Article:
Peroxisomal D-hydroxyacyl-CoA dehydrogenase deficiency: resolution of the enzyme defect and its molecular basis in bifunctional protein deficiency

E G van Grunsven, E van Berkel, L Ijlst, P Vreken, J B de Klerk, J Adamski, H Lemonde, P T Clayton, D A Cuebas, R J Wanders
Proceedings of the National Academy of Sciences of the United States of America 1998 March 3, 95 (5): 2128-33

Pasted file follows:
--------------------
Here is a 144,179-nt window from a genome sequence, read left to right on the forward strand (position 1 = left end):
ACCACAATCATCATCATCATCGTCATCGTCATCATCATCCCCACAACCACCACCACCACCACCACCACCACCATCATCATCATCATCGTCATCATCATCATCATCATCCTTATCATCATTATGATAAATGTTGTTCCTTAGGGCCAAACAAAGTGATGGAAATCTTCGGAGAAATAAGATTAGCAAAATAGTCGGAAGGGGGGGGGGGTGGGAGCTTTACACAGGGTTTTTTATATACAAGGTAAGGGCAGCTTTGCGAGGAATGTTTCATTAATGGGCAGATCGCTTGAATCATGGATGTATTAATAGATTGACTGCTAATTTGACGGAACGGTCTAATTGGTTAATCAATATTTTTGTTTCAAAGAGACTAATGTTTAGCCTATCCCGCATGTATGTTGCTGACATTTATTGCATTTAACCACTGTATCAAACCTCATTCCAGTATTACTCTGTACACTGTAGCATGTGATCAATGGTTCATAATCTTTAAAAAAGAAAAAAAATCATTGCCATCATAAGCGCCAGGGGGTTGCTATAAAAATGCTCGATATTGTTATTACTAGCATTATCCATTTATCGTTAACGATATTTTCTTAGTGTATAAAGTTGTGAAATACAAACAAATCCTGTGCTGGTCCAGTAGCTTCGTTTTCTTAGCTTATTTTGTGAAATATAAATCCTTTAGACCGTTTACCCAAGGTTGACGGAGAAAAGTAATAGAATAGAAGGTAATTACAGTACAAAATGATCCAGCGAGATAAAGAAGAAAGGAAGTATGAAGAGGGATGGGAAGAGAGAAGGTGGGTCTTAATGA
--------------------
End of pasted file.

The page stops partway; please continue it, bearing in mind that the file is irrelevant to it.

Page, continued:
Peroxisomes play an essential role in a number of different metabolic pathways, including the beta-oxidation of a distinct set of fatty acids and fatty acid derivatives. The importance of the peroxisomal beta-oxidation system in humans is made apparent by the existence of a group of inherited diseases in which peroxisomal beta-oxidation is impaired. This includes X-linked adrenoleukodystrophy and other disorders with a defined defect. On the other hand, many patients have been described with a defect in peroxisomal beta-oxidation of unknown etiology. Resolution of the defects in these patients requires the elucidation of the enzymatic organization of the peroxisomal beta-oxidation system. Importantly, a new peroxisomal beta-oxidation enzyme was recently described called D-bifunctional protein with enoyl-CoA hydratase and 3-hydroxyacyl-CoA dehydrogenase activity primarily reacting with alpha-methyl fatty acids like pristanic acid and di- and trihydroxycholestanoic acid. In this patient we describe the first case of D-bifunctional protein deficiency as resolved by enzyme activity measurements and mutation analysis. The mutation found (Gly16Ser) is in the dehydrogenase coding part of the gene in an important loop of the Rossman fold forming the NAD+-binding site. The results show that the newly identified D-bifunctional protein plays an essential role in the peroxisomal beta-oxidation pathway that cannot be compensated for by the L-specific bifunctional protein.

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